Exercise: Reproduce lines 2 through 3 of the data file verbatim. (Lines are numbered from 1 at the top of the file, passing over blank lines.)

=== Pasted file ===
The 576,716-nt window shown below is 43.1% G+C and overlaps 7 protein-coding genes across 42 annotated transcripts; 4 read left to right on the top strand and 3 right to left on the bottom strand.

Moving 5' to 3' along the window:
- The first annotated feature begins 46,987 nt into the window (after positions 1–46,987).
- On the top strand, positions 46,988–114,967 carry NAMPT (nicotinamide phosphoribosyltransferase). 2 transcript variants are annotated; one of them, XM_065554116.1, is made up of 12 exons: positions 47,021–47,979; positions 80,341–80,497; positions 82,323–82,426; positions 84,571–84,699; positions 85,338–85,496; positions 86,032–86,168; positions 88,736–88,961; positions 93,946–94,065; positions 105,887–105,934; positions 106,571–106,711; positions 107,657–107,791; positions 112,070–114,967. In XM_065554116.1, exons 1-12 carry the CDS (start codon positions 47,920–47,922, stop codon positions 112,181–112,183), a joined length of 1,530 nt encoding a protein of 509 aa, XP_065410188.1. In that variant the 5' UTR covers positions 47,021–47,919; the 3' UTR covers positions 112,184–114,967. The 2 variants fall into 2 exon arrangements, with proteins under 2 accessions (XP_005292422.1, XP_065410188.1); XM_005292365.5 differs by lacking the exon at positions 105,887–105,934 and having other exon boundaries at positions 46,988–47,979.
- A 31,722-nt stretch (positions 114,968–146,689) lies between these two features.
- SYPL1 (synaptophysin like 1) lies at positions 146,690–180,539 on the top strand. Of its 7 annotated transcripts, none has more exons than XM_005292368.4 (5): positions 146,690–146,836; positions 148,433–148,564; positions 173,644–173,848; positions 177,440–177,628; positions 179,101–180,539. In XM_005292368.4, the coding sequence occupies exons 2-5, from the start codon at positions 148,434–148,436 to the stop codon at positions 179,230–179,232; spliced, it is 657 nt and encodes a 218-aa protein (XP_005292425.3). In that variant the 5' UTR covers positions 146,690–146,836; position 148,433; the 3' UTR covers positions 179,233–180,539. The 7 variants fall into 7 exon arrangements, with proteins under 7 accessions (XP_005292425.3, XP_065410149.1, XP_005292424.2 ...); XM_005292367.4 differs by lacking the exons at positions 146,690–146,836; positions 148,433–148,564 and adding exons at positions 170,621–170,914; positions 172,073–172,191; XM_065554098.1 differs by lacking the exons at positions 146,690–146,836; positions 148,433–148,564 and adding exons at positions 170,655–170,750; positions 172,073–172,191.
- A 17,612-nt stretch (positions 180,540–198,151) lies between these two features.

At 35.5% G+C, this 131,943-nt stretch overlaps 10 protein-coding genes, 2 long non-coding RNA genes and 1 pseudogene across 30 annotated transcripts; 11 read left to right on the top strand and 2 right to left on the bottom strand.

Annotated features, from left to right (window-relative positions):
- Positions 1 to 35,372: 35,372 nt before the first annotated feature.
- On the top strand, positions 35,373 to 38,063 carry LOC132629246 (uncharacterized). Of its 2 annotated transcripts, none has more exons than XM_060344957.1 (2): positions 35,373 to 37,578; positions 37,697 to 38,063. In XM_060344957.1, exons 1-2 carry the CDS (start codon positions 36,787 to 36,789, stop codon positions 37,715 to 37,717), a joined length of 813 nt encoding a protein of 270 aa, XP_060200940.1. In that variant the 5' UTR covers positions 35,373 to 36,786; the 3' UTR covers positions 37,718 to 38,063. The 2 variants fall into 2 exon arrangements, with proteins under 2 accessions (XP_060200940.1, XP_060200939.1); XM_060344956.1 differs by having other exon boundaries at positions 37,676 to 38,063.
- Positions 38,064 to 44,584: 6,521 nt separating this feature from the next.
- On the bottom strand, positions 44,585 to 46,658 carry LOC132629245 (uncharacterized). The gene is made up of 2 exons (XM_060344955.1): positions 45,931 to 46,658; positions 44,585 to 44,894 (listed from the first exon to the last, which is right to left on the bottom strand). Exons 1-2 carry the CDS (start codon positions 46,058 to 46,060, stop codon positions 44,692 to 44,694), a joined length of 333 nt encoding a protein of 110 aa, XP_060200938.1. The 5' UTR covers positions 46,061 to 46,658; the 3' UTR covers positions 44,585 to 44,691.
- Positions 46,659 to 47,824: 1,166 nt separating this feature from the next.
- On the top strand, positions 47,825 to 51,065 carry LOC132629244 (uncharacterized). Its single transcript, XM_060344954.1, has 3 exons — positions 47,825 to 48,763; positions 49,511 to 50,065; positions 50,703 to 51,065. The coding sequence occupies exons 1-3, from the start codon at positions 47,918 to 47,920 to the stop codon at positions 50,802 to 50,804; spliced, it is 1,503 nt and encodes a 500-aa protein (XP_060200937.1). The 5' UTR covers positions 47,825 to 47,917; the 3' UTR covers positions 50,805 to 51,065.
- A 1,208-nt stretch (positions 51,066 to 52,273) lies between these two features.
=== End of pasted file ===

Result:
Moving 5' to 3' along the window:
- The first annotated feature begins 46,987 nt into the window (after positions 1–46,987).